Interweaving two narratives—that of a young man coming of age and a town regaining its economic vitality—Buttigieg recounts growing up in a Rust Belt city, amid decayed factory buildings and the steady soundtrack of rumbling freight trains passing through on their long journey to Chicagoland. Inspired by John F. Kennedy’s legacy, Buttigieg first left northern Indiana for red-bricked Harvard and then studied at Oxford as a Rhodes Scholar, before joining McKinsey, where he trained as a consultant—becoming, of all things, an expert in grocery pricing. Then, Buttigieg defied the expectations that came with his pedigree, choosing to return home to Indiana and responding to the ultimate challenge of how to revive a once-great industrial city and help steer its future in the twenty-first century.

Elected at twenty-nine as the nation’s youngest mayor, Pete Buttigieg immediately recognized that “great cities, and even great nations, are built through attention to the everyday.” As Shortest Way Home recalls, the challenges were daunting—whether confronting gun violence, renaming a street in honor of Martin Luther King Jr., or attracting tech companies to a city that had appealed more to junk bond scavengers than serious investors. None of this is underscored more than Buttigieg’s audacious campaign to reclaim 1,000 houses, many of them abandoned, in 1,000 days and then, even as a sitting mayor, deploying to serve in Afghanistan as a Navy officer. Yet the most personal challenge still awaited Buttigieg, who came out in a South Bend Tribune editorial, just before being reelected with 78 percent of the vote, and then finding Chasten Glezman, a middle-school teacher, who would become his partner for life.

While Washington reels with scandal, Shortest Way Home, with its graceful, often humorous, language, challenges our perception of the typical American politician. In chronicling two once-unthinkable stories—that of an Afghanistan veteran who came out and found love and acceptance, all while in office, and that of a revitalized Rust Belt city no longer regarded as “flyover country”—Buttigieg provides a new vision for America’s shortest way home.

A brilliant, authoritative, and fascinating history of America’s most puzzling era, the years 1920 to 1933, when the U.S. Constitution was amended to restrict one of America’s favorite pastimes: drinking alcoholic beverages.

From its start, America has been awash in drink. The sailing vessel that brought John Winthrop to the shores of the New World in 1630 carried more beer than water. By the 1820s, liquor flowed so plentifully it was cheaper than tea. That Americans would ever agree to relinquish their booze was as improbable as it was astonishing.

Yet we did, and Last Call is Daniel Okrent’s dazzling explanation of why we did it, what life under Prohibition was like, and how such an unprecedented degree of government interference in the private lives of Americans changed the country forever.

Writing with both wit and historical acuity, Okrent reveals how Prohibition marked a confluence of diverse forces: the growing political power of the women’s suffrage movement, which allied itself with the antiliquor campaign; the fear of small-town, native-stock Protestants that they were losing control of their country to the immigrants of the large cities; the anti-German sentiment stoked by World War I; and a variety of other unlikely factors, ranging from the rise of the automobile to the advent of the income tax.

Through it all, Americans kept drinking, going to remarkably creative lengths to smuggle, sell, conceal, and convivially (and sometimes fatally) imbibe their favorite intoxicants. Last Call is peopled with vivid characters of an astonishing variety: Susan B. Anthony and Billy Sunday, William Jennings Bryan and bootlegger Sam Bronfman, Pierre S. du Pont and H. L. Mencken, Meyer Lansky and the incredible—if long-forgotten—federal official Mabel Walker Willebrandt, who throughout the twenties was the most powerful woman in the country. (Perhaps most surprising of all is Okrent’s account of Joseph P. Kennedy’s legendary, and long-misunderstood, role in the liquor business.)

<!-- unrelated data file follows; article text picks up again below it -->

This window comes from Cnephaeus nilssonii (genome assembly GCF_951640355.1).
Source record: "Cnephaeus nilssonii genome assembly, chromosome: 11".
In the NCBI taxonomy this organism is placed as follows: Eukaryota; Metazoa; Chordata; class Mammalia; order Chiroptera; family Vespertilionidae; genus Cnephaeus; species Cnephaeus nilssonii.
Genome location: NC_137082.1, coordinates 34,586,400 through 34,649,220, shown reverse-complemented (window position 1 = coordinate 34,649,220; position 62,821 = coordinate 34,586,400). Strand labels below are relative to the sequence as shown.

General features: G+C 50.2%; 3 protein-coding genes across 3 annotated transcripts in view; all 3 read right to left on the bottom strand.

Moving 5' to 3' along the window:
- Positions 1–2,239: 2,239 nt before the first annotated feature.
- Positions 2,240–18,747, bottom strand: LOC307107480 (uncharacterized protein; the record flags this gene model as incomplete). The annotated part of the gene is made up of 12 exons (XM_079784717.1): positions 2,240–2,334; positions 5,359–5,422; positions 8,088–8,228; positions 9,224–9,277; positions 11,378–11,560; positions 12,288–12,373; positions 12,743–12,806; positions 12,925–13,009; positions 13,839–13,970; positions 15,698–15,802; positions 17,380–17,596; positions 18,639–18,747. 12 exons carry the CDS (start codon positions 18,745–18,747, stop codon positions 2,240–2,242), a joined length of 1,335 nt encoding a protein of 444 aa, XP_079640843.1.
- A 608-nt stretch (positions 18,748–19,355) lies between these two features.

It’s a book rich with stories from nearly all parts of the country. Okrent’s narrative runs through smoky Manhattan speakeasies, where relations between the sexes were changed forever; California vineyards busily producing “sacramental” wine; New England fishing communities that gave up fishing for the more lucrative rum-running business; and in Washington, the halls of Congress itself, where politicians who had voted for Prohibition drank openly and without apology.

Last Call is capacious, meticulous, and thrillingly told. It stands as the most complete history of Prohibition ever written and confirms Daniel Okrent’s rank as a major American writer.
The Pulitzer Prize winning classic by President John F. Kennedy, with an introduction by Caroline Kennedy and a foreword by Robert F. Kennedy.

Written in 1955 by the then junior senator from the state of Massachusetts, John F. Kennedy's Profiles in Courage serves as a clarion call to every American.

In this book Kennedy chose eight of his historical colleagues to profile for their acts of astounding integrity in the face of overwhelming opposition. These heroes, coming from different junctures in our nation’s history, include John Quincy Adams, Daniel Webster, Thomas Hart Benton, and Robert A. Taft.

Now, a half-century later, the book remains a moving, powerful, and relevant testament to the indomitable national spirit and an unparalleled celebration of that most noble of human virtues. It resounds with timeless lessons on the most cherished of virtues and is a powerful reminder of the strength of the human spirit. Profiles in Courage is as Robert Kennedy states in the foreword: “not just stories of the past but a book of hope and confidence for the future. What happens to the country, to the world, depends on what we do with what others have left us."

Along with vintage photographs and an extensive author biography, this book features Kennedy's correspondence about the writing project, contemporary reviews, a letter from Ernest Hemingway, and two rousing speeches from recipients of the Profile in Courage Award.  Introduction by John F. Kennedy’s daughter Caroline Kennedy, forward by John F. Kennedy’s brother Robert F. Kennedy.